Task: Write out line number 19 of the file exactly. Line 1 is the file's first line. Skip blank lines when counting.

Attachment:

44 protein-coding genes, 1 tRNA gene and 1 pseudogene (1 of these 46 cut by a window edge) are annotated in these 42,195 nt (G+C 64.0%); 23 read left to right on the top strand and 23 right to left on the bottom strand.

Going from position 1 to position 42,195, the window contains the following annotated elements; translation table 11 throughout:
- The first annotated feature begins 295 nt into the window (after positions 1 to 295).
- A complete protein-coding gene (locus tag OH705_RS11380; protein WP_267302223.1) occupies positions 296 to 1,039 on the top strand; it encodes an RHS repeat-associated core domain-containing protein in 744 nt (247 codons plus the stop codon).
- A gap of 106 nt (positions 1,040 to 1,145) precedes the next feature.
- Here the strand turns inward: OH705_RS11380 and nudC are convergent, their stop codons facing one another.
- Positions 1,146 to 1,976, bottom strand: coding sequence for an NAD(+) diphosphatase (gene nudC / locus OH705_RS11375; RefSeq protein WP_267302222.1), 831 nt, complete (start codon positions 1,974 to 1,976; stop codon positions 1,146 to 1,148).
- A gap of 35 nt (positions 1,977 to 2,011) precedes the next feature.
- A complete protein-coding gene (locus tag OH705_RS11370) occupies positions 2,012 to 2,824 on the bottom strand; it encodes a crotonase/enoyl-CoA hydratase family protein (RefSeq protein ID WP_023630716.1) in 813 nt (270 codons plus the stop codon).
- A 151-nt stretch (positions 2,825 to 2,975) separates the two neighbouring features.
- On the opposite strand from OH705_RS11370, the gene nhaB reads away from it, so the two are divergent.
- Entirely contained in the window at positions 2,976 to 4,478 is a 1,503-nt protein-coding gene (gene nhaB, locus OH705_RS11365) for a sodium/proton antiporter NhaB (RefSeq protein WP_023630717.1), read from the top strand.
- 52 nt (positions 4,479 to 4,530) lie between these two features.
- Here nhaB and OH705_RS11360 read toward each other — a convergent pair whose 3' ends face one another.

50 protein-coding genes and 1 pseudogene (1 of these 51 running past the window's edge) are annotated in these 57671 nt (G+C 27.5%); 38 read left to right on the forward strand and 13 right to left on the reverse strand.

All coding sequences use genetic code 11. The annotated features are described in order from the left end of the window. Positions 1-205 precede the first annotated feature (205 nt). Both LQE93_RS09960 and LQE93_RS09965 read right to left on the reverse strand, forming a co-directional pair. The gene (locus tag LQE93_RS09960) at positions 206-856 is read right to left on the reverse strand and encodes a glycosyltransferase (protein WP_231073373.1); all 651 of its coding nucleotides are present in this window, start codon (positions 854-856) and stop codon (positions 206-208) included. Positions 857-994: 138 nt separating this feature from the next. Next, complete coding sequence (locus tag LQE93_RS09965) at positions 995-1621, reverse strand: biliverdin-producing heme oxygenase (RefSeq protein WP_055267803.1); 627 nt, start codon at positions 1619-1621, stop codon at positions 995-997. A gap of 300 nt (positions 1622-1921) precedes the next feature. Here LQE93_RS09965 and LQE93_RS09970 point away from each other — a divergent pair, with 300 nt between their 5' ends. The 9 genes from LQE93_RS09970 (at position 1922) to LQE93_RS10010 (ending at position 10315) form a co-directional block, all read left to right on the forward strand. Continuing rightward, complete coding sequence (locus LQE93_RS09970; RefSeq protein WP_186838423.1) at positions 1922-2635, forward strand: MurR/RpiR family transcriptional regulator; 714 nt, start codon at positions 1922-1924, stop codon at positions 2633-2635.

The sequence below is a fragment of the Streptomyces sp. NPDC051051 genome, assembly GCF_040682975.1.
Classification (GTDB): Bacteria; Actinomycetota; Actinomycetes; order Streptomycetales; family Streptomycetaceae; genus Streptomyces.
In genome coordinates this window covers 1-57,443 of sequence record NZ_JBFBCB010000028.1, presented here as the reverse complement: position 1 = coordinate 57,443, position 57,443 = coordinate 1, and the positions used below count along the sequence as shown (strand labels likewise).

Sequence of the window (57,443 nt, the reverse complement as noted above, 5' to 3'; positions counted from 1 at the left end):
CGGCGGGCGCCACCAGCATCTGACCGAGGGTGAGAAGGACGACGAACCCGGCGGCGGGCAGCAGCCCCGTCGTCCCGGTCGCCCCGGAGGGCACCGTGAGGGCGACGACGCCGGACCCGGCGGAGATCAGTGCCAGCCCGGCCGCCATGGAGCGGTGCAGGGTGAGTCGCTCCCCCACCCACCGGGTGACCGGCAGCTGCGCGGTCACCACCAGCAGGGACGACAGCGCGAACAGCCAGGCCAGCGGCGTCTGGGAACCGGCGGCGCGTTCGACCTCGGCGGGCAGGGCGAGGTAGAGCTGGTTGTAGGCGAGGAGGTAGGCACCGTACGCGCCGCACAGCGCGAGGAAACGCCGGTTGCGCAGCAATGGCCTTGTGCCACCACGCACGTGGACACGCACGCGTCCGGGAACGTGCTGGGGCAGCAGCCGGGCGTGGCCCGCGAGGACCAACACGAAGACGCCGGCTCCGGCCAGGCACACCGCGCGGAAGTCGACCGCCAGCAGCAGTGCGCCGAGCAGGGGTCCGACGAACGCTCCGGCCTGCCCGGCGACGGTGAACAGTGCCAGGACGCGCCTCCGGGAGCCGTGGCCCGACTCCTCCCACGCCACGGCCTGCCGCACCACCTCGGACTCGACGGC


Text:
In genome coordinates this window covers 1-57,443 of sequence record NZ_JBFBCB010000028.1, presented here as the reverse complement: position 1 = coordinate 57,443, position 57,443 = coordinate 1, and the positions used below count along the sequence as shown (strand labels likewise).